Pulitzer Prize-winning reporter Nicholas Kristof will speak at a luncheon Thursday in North Charleston about the 2009 book Half the Sky: Turning Oppression into Opportunity for Women Worldwide, which Kristof co-wrote with his wife and fellow Pulitzer winner, Sheryl WuDunn.

The feminism of Kristof and WuDunn is international in its scope and precise in its focus; their book delves into the ugliest and most shameful injustices being carried out against women in all parts of the globe. Readers of Kristof’s New York Times column are well acquainted with his on-the-ground stories of child sex trafficking in Southeast Asia, honor killings in the Middle East, and female genital mutilation in West Africa. An important premise of the book is that the struggle for women’s rights is the defining movement of our era, and that an improved outlook for women is an improved outlook for all mankind. As the old Chinese saying goes, “Women hold up half the sky.”

Kristof, reached by phone in New York, says he plans to talk about the book, show a few slides on a projector, and answer people’s questions. In the time since the book was published in September 2009, he and his wife have given extensive talks about the big ideas behind the book and the little ways people can get involved. “People are, I think, really excited to get practical advice on what they can do to make a difference,” he says. “I think there’s a lot of empathy and compassion, but people often don’t really know how they can translate that into making a difference.”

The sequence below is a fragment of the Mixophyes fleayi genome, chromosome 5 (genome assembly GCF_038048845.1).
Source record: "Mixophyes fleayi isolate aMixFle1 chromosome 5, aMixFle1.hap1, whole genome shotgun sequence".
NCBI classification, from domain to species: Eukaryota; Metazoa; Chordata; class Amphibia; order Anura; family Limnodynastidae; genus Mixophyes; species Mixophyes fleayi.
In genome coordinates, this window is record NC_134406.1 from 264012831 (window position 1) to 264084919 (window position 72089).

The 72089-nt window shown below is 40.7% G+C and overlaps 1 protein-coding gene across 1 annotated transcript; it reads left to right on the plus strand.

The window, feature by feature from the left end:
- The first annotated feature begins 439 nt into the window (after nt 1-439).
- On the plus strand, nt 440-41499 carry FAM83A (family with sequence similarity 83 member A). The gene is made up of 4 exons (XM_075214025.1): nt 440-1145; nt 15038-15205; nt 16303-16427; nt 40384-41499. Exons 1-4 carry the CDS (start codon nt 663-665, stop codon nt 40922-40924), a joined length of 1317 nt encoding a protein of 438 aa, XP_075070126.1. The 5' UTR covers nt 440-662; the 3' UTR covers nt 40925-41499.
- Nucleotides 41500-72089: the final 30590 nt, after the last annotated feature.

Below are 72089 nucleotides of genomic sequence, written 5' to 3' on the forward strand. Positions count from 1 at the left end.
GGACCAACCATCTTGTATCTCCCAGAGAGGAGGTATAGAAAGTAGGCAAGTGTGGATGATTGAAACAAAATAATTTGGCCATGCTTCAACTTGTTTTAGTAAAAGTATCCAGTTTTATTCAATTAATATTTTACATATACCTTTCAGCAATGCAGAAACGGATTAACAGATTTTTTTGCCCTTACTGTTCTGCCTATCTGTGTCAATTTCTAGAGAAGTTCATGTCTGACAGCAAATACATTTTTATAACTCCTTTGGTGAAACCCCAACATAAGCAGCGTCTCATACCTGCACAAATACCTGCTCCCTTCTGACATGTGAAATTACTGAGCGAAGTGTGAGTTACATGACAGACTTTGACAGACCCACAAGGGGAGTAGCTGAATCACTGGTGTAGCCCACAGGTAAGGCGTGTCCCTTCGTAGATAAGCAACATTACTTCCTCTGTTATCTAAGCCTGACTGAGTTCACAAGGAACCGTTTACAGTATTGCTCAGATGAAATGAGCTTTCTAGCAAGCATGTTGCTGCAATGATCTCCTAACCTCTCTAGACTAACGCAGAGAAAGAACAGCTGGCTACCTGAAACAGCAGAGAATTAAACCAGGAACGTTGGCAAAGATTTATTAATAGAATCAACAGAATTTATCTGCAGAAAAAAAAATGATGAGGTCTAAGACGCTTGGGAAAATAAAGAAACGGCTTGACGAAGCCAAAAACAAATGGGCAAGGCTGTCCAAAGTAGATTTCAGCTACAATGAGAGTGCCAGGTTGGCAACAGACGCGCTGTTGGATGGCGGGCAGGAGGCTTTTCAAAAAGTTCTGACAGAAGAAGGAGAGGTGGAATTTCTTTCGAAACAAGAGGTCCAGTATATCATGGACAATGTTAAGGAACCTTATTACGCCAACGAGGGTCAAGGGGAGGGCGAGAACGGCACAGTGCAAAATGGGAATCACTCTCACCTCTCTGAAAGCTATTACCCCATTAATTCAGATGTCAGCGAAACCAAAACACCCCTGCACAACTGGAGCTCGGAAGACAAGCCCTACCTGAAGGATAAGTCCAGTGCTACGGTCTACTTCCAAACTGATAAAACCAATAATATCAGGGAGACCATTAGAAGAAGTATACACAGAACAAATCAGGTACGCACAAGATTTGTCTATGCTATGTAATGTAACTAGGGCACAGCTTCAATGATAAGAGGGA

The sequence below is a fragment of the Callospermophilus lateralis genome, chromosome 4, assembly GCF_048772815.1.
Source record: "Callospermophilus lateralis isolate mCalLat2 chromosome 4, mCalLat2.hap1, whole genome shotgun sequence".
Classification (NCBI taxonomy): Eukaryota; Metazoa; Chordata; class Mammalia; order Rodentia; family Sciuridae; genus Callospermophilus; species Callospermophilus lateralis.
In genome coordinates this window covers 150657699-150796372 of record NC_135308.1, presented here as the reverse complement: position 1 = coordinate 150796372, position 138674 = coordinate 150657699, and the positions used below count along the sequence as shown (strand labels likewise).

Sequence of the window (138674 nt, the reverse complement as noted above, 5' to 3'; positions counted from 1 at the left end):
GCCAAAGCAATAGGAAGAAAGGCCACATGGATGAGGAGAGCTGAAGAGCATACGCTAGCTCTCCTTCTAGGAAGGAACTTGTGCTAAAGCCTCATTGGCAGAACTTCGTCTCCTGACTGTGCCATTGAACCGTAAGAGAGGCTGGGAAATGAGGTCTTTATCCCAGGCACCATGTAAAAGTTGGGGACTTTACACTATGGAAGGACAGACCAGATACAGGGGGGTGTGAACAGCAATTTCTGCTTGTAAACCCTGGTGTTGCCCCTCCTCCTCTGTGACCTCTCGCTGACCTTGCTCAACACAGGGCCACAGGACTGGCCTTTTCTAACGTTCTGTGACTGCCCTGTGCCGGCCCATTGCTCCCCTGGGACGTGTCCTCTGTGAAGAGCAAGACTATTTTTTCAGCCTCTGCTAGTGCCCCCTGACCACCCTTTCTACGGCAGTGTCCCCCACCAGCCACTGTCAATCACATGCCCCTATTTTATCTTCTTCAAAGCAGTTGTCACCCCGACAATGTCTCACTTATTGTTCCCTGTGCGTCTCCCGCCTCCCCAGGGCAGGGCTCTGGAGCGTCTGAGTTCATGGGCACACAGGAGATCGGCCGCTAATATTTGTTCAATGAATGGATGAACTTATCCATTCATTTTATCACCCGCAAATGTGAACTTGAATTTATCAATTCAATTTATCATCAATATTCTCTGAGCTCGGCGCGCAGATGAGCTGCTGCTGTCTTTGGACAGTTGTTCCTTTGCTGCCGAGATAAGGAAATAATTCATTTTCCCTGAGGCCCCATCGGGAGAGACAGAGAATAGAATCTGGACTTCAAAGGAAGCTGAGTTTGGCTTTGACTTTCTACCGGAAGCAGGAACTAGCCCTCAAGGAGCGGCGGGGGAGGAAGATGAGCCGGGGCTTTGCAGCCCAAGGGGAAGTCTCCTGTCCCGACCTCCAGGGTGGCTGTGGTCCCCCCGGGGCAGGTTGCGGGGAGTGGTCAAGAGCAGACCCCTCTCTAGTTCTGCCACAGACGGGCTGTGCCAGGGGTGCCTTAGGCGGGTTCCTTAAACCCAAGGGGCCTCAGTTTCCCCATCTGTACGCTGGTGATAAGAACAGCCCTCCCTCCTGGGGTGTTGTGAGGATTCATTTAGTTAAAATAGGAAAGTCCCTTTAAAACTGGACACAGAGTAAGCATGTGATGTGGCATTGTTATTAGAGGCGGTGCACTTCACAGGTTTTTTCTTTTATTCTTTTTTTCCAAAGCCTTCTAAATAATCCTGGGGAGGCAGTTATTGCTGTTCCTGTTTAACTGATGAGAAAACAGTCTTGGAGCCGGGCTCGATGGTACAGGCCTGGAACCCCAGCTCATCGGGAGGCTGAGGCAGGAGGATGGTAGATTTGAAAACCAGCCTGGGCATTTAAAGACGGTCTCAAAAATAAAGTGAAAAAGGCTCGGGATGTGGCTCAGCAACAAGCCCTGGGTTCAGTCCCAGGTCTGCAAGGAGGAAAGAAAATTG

In the case of prostitution, Kristof says people often hold a flawed understanding of the relationship between pimp and prostitute, as evidenced by the tendency among police forces — in the U.S. and abroad — to arrest prostitutes but let pimps slide by.

Kristof recently returned from a reporting trip to Sudan, and he has written extensively about African issues including the Darfur genocide. As for the much-discussed reign of terror of Ugandan guerrilla warlord Joseph Kony, Kristof says he thinks the United States should intervene. “There are no easy solutions, but he is truly a monster, and he continues to have a pretty terrible impact, not in Uganda but in CAR [Central African Republic] and Congo, and we absolutely should work with other countries in trying to get him,” he says. When it comes to the nonprofit group Invisible Children’s viral video that made Kony a household name in the U.S. in recent weeks, Kristof is less critical than many people involved with development and aid, who he says can be the harshest critics of each other’s work.

“I think it’s a constructive thing, and more power to them,” he says. “I come up with videos in Africa that my mother watches, and that’s about it. They come up with a video that 100 million people have watched. I’m impressed by that. More attention doesn’t guarantee a solution, but it sure doesn’t hurt.”

The luncheon will take place Thursday at noon in Montague Terrace at the North Charleston Coliseum. Admission is $60 and includes a copy of the book. Tickets are available through the Center for Women here.

Disclaimer: The author of this story traveled and reported with Kristof in the summer of 2009 as a winner of the columnist’s annual Win-a-Trip contest. They still e-mail each other every now and then.

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